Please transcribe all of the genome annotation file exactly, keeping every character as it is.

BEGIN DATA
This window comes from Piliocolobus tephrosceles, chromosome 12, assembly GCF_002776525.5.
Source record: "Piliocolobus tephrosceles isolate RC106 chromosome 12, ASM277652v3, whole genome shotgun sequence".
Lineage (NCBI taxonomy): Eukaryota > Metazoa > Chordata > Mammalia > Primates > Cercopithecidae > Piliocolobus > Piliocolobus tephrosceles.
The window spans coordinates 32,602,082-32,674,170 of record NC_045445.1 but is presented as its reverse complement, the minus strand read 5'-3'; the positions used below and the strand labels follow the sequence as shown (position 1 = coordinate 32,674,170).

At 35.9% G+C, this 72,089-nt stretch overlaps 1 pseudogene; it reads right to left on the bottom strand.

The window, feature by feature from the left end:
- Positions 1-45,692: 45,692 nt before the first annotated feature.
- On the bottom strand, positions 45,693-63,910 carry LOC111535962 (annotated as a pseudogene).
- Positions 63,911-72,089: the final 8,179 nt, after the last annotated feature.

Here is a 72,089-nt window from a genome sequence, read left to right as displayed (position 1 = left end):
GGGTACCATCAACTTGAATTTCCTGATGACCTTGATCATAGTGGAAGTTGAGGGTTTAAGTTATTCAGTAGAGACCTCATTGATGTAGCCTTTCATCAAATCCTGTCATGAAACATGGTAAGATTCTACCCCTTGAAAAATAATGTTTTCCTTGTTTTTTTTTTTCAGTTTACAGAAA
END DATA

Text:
This window comes from Piliocolobus tephrosceles, chromosome 12, assembly GCF_002776525.5.
Source record: "Piliocolobus tephrosceles isolate RC106 chromosome 12, ASM277652v3, whole genome shotgun sequence".
Lineage (NCBI taxonomy): Eukaryota > Metazoa > Chordata > Mammalia > Primates > Cercopithecidae > Piliocolobus > Piliocolobus tephrosceles.
The window spans coordinates 32,602,082-32,674,170 of record NC_045445.1 but is presented as its reverse complement, the minus strand read 5'-3'; the positions used below and the strand labels follow the sequence as shown (position 1 = coordinate 32,674,170).

At 35.9% G+C, this 72,089-nt stretch overlaps 1 pseudogene; it reads right to left on the bottom strand.

The window, feature by feature from the left end:
- Positions 1-45,692: 45,692 nt before the first annotated feature.
- On the bottom strand, positions 45,693-63,910 carry LOC111535962 (annotated as a pseudogene).
- Positions 63,911-72,089: the final 8,179 nt, after the last annotated feature.

Here is a 72,089-nt window from a genome sequence, read left to right as displayed (position 1 = left end):
GGGTACCATCAACTTGAATTTCCTGATGACCTTGATCATAGTGGAAGTTGAGGGTTTAAGTTATTCAGTAGAGACCTCATTGATGTAGCCTTTCATCAAATCCTGTCATGAAACATGGTAAGATTCTACCCCTTGAAAAATAATGTTTTCCTTGTTTTTTTTTTTCAGTTTACAGAAA